While the physical results of war, of being involved in war, are sometimes easy to notice, the psychological and emotional results are not. Often going undetected, they can make the transition from serving in the military to civilian life hard, for both the returned soldiers and their families. As part of the rehabilitation process, the Australian Defence Force (ADF) and Sydney Theatre Company have joined forces to stage The Long Way Home, a kind of theatrical collage of scenes, anecdotes, video snippets and excerpts from life.
Written by Daniel Keene and directed by Stephen Rayne, The Long Way Home is not quite verbatim theatre, nor is it a theatrical documentary, as we have seen previously in Belvoir’s Beautiful One Day or Coranderrk, say. Rather, as
writes in the program, “every situation that it presents and every line of
dialogue is born out of the experiences of the soldiers who will perform the
play. They play themselves reimagined.” It’s a bold move, and rightly so, as
all involved are acutely aware that you cannot replicate wars or ‘real life’ on
stage. “The theatre is the perfect place for this kind of meeting,” Keene continues, “a place
where truth and fiction can co-exist, where reality can be imagined.” Keene
Set upon a blank stage, the space is shaped and constantly rearranged by the use of four moveable screens, which serve as masking devices for scene changes, projection screens, backdrops, scenic elements. With the simple use of Damien Cooper’s lights and clever projections (Renée Mulder and David Bergman), we are transported from scene to scene effortlessly, effectively, creatively. In another’s hands, the project might have ended up as a revue, a kind of pastiche that potentially glorified war and or our nation’s involvement in overseas conflicts; here, in the hands of Stephen Rayne (who directed a similar project in London in 2012), it is a brutal and unflinching, unapologetic, examination of the effects of war on those on the front line. Perhaps The Long Way Home is a kind of mirror to the recent Black Diggers, in that they both form a set of complementary fragmented and fractured narratives evoking the kaleidoscopic nature of battle, all at once human and epic, gestural and visceral.
A defining feature of Rayne’s production is the eerie spectral presence of a patrol of soldiers, dressed in fatigues, masks, goggles; their faces obscured, hidden; faceless men and women constantly moving across the stage like ghosts, drifting through scenes, coalescing around characters/actors; always there. In many poignant sequences, the patrol stands silent as one returned soldier or another confronts them, demands to know why they are there, but of course we know they are not really there, just a part of their tortured and fractured mind. It’s harrowing, sobering, and altogether heartbreaking; you can never really leave the military once you’re in, they seem to be saying. One way or another, you’re still out there, still on patrol, still fighting. In many respects, this is true of the experiences recounted across the production’s two-hour duration.
There are many beautiful scenes – though, perhaps ‘beautiful’ isn’t the right word to use. Poignant doesn’t fit, either, but they are heartbreaking; unexpectedly tender; undeniably ‘masculine’, yet poetic in its telling and evocation. It is also shot through with a very dark sense of humour, and language that could offend if the context or circumstances were any different. They say humour is the best medicine, or at least laughter, but beneath the old adage lies a truth that each of these returned soldiers knows: humour, no matter how black or ugly, disguises the knife-edge between joy and sorrow, keeps one from losing one’s mind. Particular stand-outs in this regard are the scenes in which the actor Tahki Saul portrays a military officer explaining the several types of ‘yes’ – from the ‘yes sir/ma’am’ to the ‘yes boss’ and the ambiguous affirmative of the silent response – and then explains the trickle-down effect of the command-giving process. The production also highlights the relationships that suffer as a result of war, the broken and irreparable bonds, the couples trying to make it work despite everything, because of everything. They take refuge in normalcy, in the familiar, whatever that may be, even if it takes an extreme effort.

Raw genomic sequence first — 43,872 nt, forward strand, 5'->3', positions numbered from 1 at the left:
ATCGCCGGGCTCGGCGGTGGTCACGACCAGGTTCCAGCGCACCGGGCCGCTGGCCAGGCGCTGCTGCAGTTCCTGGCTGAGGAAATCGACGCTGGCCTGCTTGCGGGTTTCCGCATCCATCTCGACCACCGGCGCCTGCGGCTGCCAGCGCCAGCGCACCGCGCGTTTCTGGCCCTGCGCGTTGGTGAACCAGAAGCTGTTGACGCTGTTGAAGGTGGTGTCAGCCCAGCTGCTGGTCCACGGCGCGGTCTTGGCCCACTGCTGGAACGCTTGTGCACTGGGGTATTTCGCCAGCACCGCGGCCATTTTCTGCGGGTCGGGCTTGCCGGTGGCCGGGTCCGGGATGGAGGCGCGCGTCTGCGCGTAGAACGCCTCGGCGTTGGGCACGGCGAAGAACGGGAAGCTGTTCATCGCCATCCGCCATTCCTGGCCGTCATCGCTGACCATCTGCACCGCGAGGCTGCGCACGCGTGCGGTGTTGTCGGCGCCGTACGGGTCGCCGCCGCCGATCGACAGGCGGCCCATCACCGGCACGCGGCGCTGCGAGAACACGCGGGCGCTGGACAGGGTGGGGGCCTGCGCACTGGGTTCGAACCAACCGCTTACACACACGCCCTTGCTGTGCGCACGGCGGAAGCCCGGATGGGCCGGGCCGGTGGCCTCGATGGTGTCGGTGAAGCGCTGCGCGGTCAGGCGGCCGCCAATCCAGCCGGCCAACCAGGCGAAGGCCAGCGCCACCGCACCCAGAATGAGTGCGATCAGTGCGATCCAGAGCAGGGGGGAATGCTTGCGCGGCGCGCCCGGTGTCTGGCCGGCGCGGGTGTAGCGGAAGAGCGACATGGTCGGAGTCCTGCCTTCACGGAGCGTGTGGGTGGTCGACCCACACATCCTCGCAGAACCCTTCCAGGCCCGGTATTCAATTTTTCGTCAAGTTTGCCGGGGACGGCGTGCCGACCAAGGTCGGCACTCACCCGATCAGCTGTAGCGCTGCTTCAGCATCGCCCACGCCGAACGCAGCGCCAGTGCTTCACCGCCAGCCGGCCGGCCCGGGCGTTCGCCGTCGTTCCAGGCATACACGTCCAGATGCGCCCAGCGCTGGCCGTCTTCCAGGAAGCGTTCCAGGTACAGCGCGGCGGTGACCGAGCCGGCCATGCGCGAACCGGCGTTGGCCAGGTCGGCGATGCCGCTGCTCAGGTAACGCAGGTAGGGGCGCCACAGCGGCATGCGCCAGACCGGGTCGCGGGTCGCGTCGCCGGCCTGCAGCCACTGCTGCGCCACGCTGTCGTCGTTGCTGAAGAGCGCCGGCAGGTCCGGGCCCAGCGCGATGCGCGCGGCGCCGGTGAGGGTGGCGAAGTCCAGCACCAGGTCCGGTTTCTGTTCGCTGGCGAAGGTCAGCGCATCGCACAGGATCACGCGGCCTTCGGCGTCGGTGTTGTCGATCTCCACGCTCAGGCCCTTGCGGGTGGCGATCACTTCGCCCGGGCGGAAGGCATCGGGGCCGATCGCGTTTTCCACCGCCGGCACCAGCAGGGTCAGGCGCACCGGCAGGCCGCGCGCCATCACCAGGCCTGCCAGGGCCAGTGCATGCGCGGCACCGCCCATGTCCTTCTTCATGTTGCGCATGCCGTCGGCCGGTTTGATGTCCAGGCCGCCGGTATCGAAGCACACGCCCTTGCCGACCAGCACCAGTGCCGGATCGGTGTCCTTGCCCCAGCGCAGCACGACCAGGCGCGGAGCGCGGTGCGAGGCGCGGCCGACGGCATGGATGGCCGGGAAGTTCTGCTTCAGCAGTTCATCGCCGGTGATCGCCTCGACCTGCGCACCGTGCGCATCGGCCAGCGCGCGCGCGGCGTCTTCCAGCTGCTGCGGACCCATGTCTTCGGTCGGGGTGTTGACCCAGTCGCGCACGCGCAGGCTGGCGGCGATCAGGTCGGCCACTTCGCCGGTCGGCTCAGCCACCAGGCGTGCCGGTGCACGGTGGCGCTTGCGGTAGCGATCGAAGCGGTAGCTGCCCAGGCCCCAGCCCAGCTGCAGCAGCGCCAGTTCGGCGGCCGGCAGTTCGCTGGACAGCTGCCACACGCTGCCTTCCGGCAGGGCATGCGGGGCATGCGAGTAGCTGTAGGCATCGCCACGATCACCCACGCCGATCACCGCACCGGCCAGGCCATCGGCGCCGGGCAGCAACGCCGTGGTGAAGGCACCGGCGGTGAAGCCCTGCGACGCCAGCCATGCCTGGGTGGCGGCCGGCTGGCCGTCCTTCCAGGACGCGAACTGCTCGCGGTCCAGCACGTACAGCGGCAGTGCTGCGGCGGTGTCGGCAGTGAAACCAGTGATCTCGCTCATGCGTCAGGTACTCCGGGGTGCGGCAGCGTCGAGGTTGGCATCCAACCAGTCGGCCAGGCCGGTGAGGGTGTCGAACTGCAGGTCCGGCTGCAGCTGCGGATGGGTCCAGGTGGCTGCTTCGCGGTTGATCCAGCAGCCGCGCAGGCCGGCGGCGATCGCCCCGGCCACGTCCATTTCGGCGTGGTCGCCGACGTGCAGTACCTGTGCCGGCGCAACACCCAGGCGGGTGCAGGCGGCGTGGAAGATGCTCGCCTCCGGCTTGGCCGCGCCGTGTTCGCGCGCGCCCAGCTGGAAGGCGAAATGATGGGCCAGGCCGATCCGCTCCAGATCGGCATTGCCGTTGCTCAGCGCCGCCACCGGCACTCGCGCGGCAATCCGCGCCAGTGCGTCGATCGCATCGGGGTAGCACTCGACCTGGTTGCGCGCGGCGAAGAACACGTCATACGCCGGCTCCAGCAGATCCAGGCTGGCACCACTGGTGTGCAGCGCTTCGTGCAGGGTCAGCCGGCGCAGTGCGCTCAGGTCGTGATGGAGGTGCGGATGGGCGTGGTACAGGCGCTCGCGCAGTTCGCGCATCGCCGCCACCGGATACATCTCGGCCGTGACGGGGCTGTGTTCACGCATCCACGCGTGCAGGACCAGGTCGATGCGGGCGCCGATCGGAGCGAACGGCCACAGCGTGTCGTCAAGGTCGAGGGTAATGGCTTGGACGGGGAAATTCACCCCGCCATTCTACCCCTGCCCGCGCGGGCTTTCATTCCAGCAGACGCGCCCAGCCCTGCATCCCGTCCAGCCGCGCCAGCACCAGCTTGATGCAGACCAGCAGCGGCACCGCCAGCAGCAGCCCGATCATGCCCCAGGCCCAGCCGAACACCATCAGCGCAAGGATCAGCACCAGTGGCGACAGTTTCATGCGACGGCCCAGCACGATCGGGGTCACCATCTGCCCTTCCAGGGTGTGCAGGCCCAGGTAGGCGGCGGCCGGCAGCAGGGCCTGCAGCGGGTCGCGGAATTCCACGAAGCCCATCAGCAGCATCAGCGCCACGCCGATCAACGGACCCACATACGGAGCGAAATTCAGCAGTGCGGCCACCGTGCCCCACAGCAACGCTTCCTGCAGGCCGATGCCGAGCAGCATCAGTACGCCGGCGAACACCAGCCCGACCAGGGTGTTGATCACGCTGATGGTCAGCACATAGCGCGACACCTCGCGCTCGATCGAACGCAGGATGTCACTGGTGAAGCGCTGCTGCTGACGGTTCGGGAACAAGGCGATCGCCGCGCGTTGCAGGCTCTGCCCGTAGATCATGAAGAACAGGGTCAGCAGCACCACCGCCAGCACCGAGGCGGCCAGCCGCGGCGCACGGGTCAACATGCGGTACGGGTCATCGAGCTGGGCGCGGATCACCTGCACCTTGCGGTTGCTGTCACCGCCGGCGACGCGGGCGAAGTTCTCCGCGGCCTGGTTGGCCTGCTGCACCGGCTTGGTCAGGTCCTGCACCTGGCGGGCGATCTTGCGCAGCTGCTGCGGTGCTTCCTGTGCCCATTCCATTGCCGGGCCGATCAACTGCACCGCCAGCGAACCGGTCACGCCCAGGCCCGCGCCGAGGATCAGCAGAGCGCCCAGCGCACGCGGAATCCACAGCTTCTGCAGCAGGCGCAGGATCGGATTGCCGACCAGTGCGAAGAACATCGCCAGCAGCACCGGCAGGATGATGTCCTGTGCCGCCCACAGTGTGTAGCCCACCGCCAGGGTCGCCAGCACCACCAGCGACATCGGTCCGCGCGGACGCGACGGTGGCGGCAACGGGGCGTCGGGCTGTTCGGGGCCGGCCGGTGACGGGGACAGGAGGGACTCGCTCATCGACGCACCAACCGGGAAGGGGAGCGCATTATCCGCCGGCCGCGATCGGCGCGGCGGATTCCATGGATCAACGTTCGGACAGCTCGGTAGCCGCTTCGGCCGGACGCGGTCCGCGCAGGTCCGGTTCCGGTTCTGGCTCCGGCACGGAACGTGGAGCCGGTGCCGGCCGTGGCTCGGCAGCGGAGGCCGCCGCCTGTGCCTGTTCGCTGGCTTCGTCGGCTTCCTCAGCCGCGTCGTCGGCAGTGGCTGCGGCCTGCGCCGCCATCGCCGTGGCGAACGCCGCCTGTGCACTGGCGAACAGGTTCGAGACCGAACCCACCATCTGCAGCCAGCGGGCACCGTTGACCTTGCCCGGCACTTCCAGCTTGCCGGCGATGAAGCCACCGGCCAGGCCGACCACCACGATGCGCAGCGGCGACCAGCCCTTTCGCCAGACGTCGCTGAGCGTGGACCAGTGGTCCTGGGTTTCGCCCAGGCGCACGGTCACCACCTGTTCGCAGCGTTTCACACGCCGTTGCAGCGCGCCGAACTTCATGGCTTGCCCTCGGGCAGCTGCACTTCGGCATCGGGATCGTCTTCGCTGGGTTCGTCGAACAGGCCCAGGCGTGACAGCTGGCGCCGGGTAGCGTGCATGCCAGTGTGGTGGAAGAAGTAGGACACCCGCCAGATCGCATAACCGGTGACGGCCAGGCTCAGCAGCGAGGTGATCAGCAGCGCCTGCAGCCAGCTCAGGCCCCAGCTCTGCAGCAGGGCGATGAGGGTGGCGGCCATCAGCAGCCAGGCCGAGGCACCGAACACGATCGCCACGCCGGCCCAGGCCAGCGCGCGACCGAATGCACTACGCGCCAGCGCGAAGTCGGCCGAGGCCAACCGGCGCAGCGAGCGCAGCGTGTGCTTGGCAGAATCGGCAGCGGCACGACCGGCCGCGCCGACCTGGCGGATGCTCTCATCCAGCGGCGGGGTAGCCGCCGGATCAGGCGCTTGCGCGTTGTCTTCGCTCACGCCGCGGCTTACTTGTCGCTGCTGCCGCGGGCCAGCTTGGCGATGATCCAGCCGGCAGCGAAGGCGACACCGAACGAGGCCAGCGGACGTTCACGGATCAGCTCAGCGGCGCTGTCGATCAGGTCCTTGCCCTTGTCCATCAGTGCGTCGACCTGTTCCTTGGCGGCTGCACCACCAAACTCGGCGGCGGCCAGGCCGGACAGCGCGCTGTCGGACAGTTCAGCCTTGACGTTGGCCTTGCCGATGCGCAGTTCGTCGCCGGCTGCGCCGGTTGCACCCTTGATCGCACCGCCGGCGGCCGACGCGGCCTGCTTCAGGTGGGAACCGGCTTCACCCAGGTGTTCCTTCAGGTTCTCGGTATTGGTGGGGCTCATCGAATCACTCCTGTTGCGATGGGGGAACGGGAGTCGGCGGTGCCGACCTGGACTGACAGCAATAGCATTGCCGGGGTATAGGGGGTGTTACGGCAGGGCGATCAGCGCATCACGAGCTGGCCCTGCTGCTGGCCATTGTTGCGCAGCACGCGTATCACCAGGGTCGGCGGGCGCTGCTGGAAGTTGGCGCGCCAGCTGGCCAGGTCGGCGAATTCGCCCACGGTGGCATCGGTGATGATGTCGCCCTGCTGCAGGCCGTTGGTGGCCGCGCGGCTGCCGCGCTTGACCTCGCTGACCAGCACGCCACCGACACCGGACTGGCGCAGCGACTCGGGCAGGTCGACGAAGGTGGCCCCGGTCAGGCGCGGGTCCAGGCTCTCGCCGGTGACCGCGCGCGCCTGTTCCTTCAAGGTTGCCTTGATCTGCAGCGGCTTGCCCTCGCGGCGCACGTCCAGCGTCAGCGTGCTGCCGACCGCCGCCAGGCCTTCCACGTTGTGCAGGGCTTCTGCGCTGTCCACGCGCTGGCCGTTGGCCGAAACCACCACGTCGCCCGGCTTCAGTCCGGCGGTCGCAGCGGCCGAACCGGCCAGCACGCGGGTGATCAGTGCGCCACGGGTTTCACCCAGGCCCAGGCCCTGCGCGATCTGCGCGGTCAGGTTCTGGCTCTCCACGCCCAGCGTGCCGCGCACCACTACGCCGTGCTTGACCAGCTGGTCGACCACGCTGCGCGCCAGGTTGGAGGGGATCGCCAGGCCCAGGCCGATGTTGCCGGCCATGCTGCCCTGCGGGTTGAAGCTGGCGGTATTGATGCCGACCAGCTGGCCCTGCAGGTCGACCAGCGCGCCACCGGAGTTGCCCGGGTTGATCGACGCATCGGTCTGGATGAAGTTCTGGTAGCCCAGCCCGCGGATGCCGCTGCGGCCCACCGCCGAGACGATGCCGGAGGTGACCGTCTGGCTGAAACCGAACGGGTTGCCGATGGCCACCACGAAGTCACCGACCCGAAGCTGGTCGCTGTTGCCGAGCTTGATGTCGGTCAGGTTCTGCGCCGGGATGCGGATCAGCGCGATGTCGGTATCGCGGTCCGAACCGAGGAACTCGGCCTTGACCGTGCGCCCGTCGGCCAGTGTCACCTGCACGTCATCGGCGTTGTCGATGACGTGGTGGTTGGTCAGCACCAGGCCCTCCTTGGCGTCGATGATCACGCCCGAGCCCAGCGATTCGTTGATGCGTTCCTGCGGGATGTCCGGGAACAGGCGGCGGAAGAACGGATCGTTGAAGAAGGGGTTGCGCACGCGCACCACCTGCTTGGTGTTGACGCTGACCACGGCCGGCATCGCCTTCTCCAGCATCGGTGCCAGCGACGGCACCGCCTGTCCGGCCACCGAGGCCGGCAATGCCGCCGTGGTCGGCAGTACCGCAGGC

I cannot begin to imagine what it is like for the dozen military personnel performing on stage, effectively telling and reimagining, reliving, their stories across the production’s multiple seasons around the country. Designed as a part of a broader rehabilitation program, The Long Way Home is nothing short of extraordinary, not just in the unflinching honesty and candour with which it carries itself, but because of its very existence – that the military have worked alongside one of the nation’s biggest theatre companies to produce a piece of theatre which does not shy away from depicting war, from depicting people, people in war, at its worst.
At its conclusion, the cast – soldiers and actors alike – stood at the front of the stage, silent and stationary, no bows, no curtain calls, just the acknowledgement that what you have just seen is what happened; there was no performance, they seem to be saying; they are themselves, no more no less. And it is a truly humbling experience.
Theatre playlist: 9. Synchrotone, Hans Zimmer